Gutsy, goofball political plays have long been a staple of the Fringe Festival but are in short supply this year. One such exception, a satire called “Romancing the Terrorist: Tajiki Nights!” imagines a power-hungry Republican U.S. president falling for a gay “terrorist” who prefers to make love, not war.
The kooky plot is set in motion after the American embassy is attacked in Tajikistan, a tiny, struggling republic bordering the Middle East. Although the offending leader is ousted and his gentle gay son (Mike Mosallam) promises to make amends, the U.S. president (Marshall York) and his pushy advisors wage war anyway, sort of. It is an election year, after all, and wartime presidents are always re-elected.
But when the sultry Tajiki leader continues to ply the warmonger with compassion and George Michael tunes, will love conquer all?
Sadly, this fantasy—more of an overlong “Mad TV” sketch, really—is just too farfetched, and the direction too scattershot, to hold our attention. The production values, even by rough-and-tumble Fringe standards, are sorely lacking. It’s no surprise that the promotional materials cite no credits for set, lighting, or costumes.
York clearly has talent and timing. But if casting an actor who looks like he’s in college to play the leader of the free world is part of the joke, it’s lost on me. A little baby powder in the hair might have lent him some sorely needed credibility.
Although the play’s execution falls way short of its inspiration, you must give creators Negin Farsad and Michael Wallach props for speaking out, albeit in an absurd vehicle, against the equally absurd U.S. foreign policy in the Middle East, and also against the trampling of gay civil liberties. Their goal, and it’s an admirable one, is to offer a “freaking beacon of hope”—they imagine a world where the American love affair with oil is supplanted by a love for humankind, no matter what gender.
And, to be fair, a few of the zingers do ring true. A character conducting a Google search quickly finds more inside information about Tajikistan than the CIA can uncover. The Tajiki leaders’ aides freak out when they discover he is “negotiating with the Americans,” making us wonder who the real terrorists are in the geopolitical equation.
The disjointed delirium of “Romancing the Terrorist” is relieved by the plaintive wails of George Michael songs, and his lyrics “you gotta have faith” become an anthem for the love-struck leaders. As for us, we lose our faith midway through this well-meaning mess.
“Band Geeks: A Halftime Musical” is one of those frothy “Urinetown” wannabes that valiantly trips over its own high-steppin’ aspirations. A half a musical is more like it.
Embracing ‘80s nostalgia in all its big-haired, over-synthesized glory, the musical is set in 1989 in a “suburb of a suburb” called Elyria, Ohio. Elbowed aside by the more glamorous sports teams, the ill-funded high school band is on the verge of extinction, and only a miracle, in the form of staging a half-time show at the Monday Night Football Cleveland Browns game, can save them. But can they get their act together in time?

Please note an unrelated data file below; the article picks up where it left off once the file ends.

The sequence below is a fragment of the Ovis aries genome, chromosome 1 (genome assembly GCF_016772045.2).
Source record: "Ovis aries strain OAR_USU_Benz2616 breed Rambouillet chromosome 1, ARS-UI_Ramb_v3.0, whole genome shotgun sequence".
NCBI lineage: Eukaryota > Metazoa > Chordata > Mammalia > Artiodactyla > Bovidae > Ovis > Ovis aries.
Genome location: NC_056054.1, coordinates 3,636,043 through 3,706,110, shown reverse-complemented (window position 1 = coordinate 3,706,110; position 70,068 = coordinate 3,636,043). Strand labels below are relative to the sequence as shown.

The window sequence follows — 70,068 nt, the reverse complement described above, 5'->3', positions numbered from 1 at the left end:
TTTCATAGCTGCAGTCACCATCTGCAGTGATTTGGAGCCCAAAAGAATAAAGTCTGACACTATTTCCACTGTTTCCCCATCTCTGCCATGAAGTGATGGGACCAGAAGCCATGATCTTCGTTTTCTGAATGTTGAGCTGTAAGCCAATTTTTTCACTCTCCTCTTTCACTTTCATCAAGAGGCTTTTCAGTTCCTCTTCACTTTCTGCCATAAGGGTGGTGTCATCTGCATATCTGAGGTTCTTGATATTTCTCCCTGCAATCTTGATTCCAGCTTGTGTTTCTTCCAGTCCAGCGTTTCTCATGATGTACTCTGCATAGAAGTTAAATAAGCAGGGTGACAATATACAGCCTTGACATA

Led by band chaperone Mrs. Love (E. Jones), the so-called “band fags” are bent on proving they’re cool in their own geeky way. The cast boasts 15 members, many playing multiple roles including the acne-ridded girl with scoliosis, the Goth chick, the Mennonite piccolo player, the horned-up tromboner, the knocked-up baton twirler, and, of course, a trio of ballsy, thick-necked jocks.
Problem is, the production, which returns to Chicago for an encore run in September, lacks the guts to go the distance. There are only a handful of musical numbers, and the vocals are all over the place. Much of the dialogue is inaudible, as is the score, which sounds like it’s emanating from a boom box somewhere offstage. Worst of all, the actors—unconvincingly—fake playing their instruments so the rousing marching sequences, while cleverly staged, fall a tad flat.
Despite the clunky, made-for-high-school quality, “Band Geeks” does hit occasional high notes. Director/songwriter Andy Eninger borrows freely from the styles of the 1980’s and beyond, and his songs are “totally tubular,” especially the finale, “Everybody Wants to Be a Band Fag.”
The selection of ditties blared by the marching band, like “Eye of the Tiger,” “Mr. Roboto,” and “Blister in the Sun” (a Violent Femmes folk-punk song with nasty lyrics), is genius.
The wry book by Becky Eldridge and Amy Peter, self-confessed band geeks, is spiked with some devilish touches, like when the baton girl’s water breaks and a band-mate squeals, “It smells like placenta!”
Later, the Goth chick groans of her experience at band camp, “My slave nickname was Crater Crotch.”
“Band Geeks” promises redemption for anyone who was ever shoved up against a locker for not being a jock or cheerleader in high school. But if you think about it—and you’re not really supposed to—the message isn’t so much that band geeks are people too. That’s a luxury reserved only for band geeks who snag high-profile TV appearances.